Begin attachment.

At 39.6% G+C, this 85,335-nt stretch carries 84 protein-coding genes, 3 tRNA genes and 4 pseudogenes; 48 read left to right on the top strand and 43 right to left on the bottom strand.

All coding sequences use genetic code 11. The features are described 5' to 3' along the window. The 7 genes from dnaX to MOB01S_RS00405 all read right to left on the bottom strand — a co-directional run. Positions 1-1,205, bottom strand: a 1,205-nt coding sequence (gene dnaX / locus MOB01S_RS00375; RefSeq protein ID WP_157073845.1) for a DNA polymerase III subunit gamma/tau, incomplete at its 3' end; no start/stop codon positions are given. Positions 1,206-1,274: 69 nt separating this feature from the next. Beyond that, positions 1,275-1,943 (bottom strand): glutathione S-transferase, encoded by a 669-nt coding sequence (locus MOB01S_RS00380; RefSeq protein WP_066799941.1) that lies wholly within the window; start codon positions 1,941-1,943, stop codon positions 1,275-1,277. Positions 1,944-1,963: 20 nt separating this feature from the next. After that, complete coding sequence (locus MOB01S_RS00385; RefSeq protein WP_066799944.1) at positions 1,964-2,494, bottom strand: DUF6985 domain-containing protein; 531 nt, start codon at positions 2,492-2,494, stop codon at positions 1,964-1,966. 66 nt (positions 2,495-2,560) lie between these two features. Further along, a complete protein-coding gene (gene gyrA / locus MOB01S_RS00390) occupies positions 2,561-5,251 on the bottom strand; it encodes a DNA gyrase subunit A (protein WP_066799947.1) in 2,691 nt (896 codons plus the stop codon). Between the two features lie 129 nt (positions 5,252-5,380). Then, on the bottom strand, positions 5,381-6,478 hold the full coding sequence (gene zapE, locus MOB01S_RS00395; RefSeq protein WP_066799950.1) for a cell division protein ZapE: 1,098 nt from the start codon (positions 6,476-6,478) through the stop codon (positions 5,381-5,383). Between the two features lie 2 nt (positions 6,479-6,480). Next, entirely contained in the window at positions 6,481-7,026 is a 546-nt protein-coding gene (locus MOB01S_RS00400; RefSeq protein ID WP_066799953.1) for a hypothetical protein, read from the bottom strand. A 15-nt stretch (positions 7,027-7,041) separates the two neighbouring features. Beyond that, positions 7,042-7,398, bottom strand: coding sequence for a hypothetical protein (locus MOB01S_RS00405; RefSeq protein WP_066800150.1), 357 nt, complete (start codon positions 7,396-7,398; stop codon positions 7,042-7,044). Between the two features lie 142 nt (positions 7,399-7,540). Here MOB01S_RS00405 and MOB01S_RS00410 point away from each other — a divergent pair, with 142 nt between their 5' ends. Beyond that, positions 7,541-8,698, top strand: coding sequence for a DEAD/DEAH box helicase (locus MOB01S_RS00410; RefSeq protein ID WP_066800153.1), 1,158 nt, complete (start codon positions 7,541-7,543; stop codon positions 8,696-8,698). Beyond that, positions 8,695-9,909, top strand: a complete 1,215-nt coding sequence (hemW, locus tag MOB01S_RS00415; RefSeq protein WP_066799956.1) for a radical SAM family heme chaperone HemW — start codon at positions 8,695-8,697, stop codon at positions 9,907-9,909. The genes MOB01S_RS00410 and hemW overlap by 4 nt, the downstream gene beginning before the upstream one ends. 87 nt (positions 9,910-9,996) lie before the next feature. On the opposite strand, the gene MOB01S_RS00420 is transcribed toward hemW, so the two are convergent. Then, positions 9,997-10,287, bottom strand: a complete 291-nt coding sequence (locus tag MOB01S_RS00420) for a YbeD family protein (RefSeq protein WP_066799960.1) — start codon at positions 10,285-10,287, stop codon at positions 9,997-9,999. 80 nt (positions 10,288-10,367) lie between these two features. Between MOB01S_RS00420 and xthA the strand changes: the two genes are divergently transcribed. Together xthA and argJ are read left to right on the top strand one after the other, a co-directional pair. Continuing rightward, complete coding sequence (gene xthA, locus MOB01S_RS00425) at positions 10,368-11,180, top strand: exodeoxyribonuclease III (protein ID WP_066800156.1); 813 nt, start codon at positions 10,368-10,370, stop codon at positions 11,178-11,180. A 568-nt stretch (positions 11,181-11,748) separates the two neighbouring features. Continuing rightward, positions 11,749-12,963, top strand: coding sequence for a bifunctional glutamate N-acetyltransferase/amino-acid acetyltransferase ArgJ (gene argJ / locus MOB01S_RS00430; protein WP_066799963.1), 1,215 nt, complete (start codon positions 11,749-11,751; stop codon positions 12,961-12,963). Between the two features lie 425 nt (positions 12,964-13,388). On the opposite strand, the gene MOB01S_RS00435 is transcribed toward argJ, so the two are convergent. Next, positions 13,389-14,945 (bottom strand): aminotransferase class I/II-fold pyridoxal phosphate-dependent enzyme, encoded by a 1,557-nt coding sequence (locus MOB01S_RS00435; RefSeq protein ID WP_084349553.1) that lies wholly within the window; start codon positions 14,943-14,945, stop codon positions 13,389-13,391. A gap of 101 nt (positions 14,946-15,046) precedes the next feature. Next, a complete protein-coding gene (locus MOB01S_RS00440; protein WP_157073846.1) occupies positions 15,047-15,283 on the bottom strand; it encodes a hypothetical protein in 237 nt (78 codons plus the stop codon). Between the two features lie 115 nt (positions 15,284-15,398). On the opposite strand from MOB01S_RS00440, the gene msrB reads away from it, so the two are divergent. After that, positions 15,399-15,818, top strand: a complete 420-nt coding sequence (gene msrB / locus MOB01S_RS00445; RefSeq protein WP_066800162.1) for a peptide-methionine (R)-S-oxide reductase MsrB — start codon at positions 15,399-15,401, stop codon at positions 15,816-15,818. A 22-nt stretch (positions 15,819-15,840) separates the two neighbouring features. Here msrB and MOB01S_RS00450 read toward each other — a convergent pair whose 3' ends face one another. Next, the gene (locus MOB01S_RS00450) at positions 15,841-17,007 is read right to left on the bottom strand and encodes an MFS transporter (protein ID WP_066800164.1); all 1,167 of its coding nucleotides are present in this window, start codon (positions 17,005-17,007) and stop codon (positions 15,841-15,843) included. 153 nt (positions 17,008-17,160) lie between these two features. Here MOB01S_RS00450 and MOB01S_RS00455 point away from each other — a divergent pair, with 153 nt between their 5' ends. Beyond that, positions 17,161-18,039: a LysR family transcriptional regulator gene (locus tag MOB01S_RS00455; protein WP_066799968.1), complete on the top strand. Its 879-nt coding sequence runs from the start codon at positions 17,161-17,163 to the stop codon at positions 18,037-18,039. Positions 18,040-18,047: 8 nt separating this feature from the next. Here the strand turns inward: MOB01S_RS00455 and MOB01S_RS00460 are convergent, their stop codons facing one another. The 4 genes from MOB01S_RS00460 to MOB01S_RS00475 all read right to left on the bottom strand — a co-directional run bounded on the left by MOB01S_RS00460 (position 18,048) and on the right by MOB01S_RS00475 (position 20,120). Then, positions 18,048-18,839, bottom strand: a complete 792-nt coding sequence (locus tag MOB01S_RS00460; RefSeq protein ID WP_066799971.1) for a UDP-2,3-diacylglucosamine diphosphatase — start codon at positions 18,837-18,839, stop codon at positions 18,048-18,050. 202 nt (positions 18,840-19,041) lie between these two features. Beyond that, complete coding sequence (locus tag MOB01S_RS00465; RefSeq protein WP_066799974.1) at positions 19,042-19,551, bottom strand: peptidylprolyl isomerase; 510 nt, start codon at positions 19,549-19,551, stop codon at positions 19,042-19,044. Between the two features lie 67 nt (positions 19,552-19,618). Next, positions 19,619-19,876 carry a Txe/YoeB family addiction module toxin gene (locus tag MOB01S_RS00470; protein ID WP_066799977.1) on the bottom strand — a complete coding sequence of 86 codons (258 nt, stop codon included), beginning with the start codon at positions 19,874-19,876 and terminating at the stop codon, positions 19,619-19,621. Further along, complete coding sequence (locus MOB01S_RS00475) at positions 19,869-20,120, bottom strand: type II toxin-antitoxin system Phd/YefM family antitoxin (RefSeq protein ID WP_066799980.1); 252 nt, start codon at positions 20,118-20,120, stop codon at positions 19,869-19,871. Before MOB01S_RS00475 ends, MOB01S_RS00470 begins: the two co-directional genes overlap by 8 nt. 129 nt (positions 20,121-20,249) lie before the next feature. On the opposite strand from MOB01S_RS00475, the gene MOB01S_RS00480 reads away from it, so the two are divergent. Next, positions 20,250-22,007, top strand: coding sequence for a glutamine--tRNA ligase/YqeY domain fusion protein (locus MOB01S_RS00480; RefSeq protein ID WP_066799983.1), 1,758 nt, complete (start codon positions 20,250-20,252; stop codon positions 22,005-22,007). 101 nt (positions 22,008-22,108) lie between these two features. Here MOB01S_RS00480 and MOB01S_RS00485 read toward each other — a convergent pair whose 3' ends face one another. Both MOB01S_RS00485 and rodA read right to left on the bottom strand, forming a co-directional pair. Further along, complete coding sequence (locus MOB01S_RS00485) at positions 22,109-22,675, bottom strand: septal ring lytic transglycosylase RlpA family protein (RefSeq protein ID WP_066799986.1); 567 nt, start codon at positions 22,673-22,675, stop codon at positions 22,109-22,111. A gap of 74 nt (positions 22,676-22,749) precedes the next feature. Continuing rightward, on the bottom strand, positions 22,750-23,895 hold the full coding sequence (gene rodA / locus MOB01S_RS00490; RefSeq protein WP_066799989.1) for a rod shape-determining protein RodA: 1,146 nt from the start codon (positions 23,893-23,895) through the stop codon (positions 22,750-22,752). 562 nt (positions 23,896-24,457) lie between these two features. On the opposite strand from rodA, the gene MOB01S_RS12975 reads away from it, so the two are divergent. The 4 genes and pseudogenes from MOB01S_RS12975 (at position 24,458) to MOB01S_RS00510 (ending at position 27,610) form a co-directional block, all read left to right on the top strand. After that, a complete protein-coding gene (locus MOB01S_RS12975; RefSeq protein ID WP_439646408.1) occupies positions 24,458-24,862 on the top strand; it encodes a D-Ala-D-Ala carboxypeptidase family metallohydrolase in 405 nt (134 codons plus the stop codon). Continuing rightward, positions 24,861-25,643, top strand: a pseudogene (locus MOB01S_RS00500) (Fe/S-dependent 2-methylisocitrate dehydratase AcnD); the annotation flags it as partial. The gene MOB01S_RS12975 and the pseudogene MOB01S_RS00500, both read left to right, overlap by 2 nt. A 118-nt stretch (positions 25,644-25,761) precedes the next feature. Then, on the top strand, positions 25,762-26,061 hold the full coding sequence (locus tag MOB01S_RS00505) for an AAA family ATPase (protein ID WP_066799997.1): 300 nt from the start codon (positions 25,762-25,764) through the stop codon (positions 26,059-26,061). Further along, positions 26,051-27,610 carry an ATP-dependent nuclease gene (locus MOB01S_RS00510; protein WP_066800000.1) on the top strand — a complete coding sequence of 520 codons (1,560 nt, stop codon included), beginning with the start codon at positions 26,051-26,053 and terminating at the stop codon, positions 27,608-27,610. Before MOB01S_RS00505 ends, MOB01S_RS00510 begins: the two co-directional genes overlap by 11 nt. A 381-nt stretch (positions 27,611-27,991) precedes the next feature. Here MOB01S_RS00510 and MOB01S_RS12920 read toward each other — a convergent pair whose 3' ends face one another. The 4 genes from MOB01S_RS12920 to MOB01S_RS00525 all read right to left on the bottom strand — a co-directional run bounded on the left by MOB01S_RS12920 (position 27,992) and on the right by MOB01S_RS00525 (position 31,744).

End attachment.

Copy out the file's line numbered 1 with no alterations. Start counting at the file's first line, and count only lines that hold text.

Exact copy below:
At 39.6% G+C, this 85,335-nt stretch carries 84 protein-coding genes, 3 tRNA genes and 4 pseudogenes; 48 read left to right on the top strand and 43 right to left on the bottom strand.